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California State University, San Bernardino Palm Desert Campus

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California State University, San Bernardino Palm Desert Campus

The California State University, San Bernardino Palm Desert Campus (CSUSB Palm Desert Campus[2] or PDC[1]) is a satellite campus of California State University, San Bernardino, located in Palm Desert, California, United States. The campus is located about 40 miles (64 km) east of the cities of San Bernardino and Riverside. In 1984, the College of the Desert, a public two-year community college in Palm Desert, began exploring bringing a CSU campus to the Coachella Valley. Subsequent negotiations led to establishing the temporary Coachella Valley Center of Cal State San Bernardino. The center began offering external degree programs in fall 1986 on land leased by the College of the Desert.

In 1992, the city of Palm Desert offered to donate land for a permanent satellite center that might one day become a CSU campus. In 1994, the CSU Board of Trustees authorized the chancellor to enter into a Memorandum of Understanding with the city of Palm Desert and its redevelopment agency to accept and acquire land. It designated 200 acres (81 ha) for a possible future CSU campus, with 40 acres (16 ha) designated as the site for the permanent off-campus center. The remaining 160 acres (65 ha) would be held pending determination by the trustees that the center should become an independent campus.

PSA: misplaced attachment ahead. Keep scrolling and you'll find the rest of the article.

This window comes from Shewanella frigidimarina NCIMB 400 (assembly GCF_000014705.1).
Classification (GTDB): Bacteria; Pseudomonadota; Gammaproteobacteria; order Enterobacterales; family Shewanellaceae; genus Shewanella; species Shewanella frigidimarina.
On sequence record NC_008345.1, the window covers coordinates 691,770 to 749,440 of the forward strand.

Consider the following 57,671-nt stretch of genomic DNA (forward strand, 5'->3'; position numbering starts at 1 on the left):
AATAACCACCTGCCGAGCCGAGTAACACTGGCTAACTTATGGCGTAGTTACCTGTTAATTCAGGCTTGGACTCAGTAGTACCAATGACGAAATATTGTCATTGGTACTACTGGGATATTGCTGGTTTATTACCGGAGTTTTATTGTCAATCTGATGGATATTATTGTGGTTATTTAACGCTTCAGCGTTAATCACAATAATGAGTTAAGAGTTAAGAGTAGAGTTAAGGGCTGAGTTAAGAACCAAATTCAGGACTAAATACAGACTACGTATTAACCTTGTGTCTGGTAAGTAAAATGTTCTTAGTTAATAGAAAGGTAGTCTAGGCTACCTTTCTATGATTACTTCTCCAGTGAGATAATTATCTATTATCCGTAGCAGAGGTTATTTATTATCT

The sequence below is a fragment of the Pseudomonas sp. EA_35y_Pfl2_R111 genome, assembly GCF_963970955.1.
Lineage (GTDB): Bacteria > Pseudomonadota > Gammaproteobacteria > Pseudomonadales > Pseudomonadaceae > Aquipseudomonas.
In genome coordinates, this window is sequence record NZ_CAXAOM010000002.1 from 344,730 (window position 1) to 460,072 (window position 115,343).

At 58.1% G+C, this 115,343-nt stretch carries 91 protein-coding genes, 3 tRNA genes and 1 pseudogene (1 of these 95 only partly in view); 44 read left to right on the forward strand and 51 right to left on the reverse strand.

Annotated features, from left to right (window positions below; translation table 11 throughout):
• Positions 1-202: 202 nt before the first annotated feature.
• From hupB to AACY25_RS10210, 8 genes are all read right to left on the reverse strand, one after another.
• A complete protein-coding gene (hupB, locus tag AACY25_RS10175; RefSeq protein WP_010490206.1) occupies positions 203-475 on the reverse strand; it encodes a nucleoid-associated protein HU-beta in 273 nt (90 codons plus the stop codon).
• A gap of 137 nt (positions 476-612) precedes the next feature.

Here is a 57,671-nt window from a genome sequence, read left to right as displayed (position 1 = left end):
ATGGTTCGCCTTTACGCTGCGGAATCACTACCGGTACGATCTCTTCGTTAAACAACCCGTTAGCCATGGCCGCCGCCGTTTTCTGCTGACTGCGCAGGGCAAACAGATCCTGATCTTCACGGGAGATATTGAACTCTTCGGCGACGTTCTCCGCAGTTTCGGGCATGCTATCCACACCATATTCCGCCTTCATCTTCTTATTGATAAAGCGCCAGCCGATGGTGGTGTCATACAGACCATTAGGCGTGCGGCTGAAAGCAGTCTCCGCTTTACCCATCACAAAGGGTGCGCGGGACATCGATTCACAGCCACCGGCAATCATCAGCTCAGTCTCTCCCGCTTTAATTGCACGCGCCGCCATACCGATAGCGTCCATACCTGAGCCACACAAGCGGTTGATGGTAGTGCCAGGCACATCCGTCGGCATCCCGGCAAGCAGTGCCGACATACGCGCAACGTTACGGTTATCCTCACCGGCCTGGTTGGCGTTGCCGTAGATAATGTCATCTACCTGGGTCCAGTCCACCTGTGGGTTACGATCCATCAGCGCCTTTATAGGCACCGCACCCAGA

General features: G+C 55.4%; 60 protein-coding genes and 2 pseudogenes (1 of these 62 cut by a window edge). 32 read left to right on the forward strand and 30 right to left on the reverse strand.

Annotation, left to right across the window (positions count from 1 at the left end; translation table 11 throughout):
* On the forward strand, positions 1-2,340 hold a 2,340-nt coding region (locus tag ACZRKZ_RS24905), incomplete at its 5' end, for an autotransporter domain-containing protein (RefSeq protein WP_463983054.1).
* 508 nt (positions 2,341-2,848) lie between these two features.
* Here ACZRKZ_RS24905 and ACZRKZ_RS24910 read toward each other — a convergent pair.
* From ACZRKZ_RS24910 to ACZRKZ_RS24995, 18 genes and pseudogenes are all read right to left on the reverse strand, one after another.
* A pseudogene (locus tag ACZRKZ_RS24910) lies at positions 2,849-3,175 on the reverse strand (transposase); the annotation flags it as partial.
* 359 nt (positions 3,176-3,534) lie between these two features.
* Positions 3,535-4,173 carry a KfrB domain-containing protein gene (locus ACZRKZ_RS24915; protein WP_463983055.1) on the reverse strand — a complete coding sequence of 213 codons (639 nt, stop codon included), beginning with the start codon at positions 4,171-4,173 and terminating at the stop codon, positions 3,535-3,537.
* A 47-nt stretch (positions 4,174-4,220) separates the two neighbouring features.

The permanent campus, located on Cook Street, is home to upper division and graduate students throughout the Coachella Valley and Joshua Tree areas. Housing the campus originally at College of the Desert led to a partnership that continues to develop in many ways. The majority of Palm Desert Campus undergraduate students transfer from College of the Desert.

A health sciences building for the four-year nursing program opened on the Palm Desert Campus in October 2008.[3]

The unique public-private partnership at CSUSB's Palm Desert Campus has drawn national attention and was featured in a front-page story in the Sunday, August 5, 2003, edition of the New York Times.[4]

References

External links

  • Official website

Coordinates: 33°46′34″N 116°21′16″W / 33.77611°N 116.35444°W / 33.77611; -116.35444

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